Are Long Compile Times Bringing You Down?


I ran into a very funny situation while working with a client recently. They were using Entity Framework, and a query with around 10 left joins ended up with a compile time of nearly 70 seconds.


Once the query finished compiling, it ran instantly with a pretty simple plan with all nested loops joins.

So what happened?

Tracing Flags

For science, I broke out a Rocket Science Trace Flag™ that will show optimization phases and how long were spent in them.

What came back looked like this:

The numbers aren’t quite the same, since the plan is from a different run than when I captured the trace flag (8675) output.

But you can see pretty clearly, in Search 2, we hung out for a while trying different rewrites.

What happens during Search 2? The whole enchilada.

In this case? Probably mostly join reordering.

Tracking Lags

If you don’t have query store enabled, it’s possible to search the plan cache, or get a warning from BlitzCache for long compile times.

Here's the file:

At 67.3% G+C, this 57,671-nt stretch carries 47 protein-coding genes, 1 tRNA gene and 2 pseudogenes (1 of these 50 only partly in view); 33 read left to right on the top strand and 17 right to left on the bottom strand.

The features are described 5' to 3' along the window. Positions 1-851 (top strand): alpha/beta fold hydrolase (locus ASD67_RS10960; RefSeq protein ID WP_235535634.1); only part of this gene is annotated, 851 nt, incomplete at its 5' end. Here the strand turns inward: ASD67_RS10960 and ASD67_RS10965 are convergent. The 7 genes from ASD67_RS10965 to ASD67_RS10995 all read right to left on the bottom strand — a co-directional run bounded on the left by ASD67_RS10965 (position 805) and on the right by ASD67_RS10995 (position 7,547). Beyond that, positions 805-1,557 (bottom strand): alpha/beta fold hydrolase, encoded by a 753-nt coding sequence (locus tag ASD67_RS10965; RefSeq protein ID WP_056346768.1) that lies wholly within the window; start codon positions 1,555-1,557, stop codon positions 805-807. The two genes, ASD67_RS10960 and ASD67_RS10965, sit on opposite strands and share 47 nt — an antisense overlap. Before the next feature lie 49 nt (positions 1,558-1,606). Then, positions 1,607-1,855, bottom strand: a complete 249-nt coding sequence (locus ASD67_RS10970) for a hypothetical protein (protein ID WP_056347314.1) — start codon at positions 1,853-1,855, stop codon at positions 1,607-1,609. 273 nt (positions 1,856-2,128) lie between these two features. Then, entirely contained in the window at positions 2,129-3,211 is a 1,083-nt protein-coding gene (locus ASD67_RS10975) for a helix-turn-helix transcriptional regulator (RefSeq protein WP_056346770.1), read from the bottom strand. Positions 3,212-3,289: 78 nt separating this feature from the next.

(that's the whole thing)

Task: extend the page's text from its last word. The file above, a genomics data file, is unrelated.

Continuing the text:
If you do have Query Store enabled, compile time is logged in a couple places:

I’ve seen different numbers show up in these, so I like to look at both. I don’t know why that happens. There’s probably a reasonable explanation.

If you wanted to add in some other metrics, you could do this:


For EF, the only solution was to use a plan guide with a FORCE ORDER hint supplied. This let us arm wrestle the optimizer into just joining the tables in the order that the joins are written in the query. For some reason, forcing the plan with query store did not force the plan that forced the order.

I didn’t dig much into why. I do not get along with query store most of the time.

If you’re finding this happen with queries you have control over, doing your own rewrites to simplify the query and reduce the number of joins that the optimizer has to consider can help.

Thanks for reading!

2 thoughts on “Are Long Compile Times Bringing You Down?”

  1. Erik, can you please provide some more detail about the version of SQL Server that you were using and the CE level?

    Thank you.

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